In other words, even if you don’t have the manual impairment holding a phone poses, you still are cognitively distracted.
Distracted Driving Prevention
Distracted driving is preventable, but it will take effort and practice. You need to first change the way you think about distracted driving, then make a conscious effort to change your behavior, and finally, encourage others to do the same.
Take a distracted driving pledge.
You can take the National Safety Council’s Just Drive Pledge and commit to avoid the following behaviors while driving:
- Having phone or text conversations
- Using voice-to-text features
- Using any form of social media
- Checking or sending emails
- Taking photos of filming videos
- Adjusting the GPS
Work together with friends and family.
Additionally, you should avoid calling or texting friends and loved ones when you know they’re driving, and you should make sure to speak up when someone is driving distracted while you’re in the car.
Driving while distracted is a problem for everyone, but there are some different things to be aware of depending on your age. For example, teenagers are highly prone to distracted driving behaviors, making it important for them to speak out and hold each other accountable. Meanwhile, parents, teachers, and other adult leaders need to be particularly aware that kids are always watching what they do, making it crucial to set a good example behind the wheel.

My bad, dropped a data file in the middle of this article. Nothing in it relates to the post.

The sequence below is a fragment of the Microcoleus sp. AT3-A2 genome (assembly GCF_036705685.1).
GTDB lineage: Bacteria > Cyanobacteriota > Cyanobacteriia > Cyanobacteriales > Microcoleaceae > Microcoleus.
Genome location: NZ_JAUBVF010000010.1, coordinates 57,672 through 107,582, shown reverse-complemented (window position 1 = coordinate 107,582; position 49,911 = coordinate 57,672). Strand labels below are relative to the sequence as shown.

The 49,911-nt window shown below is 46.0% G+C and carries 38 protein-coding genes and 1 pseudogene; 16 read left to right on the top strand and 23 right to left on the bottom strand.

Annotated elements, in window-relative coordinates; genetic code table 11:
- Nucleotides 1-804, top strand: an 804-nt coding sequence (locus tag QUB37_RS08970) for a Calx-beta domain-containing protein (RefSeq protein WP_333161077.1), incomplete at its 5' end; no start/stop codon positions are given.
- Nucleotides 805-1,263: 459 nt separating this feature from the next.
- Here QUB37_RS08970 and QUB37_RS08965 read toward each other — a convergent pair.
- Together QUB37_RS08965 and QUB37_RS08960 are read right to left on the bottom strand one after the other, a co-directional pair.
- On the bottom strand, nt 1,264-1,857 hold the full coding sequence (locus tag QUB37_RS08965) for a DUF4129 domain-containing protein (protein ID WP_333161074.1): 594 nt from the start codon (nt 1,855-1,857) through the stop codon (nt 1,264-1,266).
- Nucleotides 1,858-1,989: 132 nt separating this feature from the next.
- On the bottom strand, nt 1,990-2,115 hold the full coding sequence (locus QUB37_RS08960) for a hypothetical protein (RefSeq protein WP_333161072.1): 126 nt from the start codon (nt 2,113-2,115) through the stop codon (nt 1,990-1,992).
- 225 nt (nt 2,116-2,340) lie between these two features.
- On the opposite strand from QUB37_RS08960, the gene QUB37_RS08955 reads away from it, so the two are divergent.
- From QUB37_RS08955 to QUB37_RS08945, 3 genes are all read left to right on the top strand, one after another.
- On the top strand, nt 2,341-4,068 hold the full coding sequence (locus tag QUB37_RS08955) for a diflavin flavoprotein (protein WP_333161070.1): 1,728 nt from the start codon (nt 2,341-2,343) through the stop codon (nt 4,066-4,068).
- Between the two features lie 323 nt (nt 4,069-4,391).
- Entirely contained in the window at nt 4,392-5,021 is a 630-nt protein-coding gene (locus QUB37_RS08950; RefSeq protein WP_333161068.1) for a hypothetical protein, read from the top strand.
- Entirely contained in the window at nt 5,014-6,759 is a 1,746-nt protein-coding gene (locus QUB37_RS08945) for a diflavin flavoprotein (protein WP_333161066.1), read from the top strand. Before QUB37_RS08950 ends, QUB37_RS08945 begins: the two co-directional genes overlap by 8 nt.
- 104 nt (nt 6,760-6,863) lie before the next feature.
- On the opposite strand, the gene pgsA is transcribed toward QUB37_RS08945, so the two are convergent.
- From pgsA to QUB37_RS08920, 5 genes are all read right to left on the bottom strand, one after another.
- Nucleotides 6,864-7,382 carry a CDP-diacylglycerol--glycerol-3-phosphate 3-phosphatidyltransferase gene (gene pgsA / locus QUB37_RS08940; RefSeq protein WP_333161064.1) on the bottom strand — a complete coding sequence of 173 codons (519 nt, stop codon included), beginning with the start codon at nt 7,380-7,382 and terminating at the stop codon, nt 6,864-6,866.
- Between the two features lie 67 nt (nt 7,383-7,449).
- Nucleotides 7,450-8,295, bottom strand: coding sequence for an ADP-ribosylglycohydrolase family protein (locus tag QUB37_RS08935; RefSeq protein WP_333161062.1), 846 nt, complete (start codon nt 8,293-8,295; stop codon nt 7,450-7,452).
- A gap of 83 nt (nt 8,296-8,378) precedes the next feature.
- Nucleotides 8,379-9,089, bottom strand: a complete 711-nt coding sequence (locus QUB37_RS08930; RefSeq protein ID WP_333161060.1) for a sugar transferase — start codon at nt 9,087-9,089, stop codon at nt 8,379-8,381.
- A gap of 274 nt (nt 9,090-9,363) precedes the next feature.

It’s hard to break old habits, so you'll need to make conscious choices about your behavior in the car and be honest with yourself and others. If you catch yourself in a distracted moment or see a friend or loved one driving distracted, vocalize that it can wait or pull over safely if it’s an emergency.
After all, a missed text message, turn, or loose object rolling around on the floor is not worth a traffic ticket, fender bender, or major car accident.
Participate in Distracted Driving Awareness Month.
The National Highway Traffic Safety Administration (NHTSA) designated April “Distracted Driving Awareness Month,” an important step in distracted driving prevention. It is meant to encourage drivers to become aware of the ways in which they may be driving unsafely and pledge to avoid driving distracted to protect themselves as well as passengers and bystanders.
Throughout the month you may see the NHTSA promote its U Drive. U Text. U Pay. campaign. It is designed to remind drivers about how dangerous distracted driving can be. Also, don’t be surprised to see an increased number of police officers enforcing hand-held device laws where you live.
Get covered with Direct Auto!
Safe driving isn’t limited to pledging to avoid distracted driving habits – it also includes making sure you have adequate car insurance coverage to stay legal and financially protected on the road. Direct Auto is here to help. For a free auto insurance quote or to learn more about affordable coverage, call 1-877-GO-DIRECT, visit our website, or visit a Direct Auto location near you.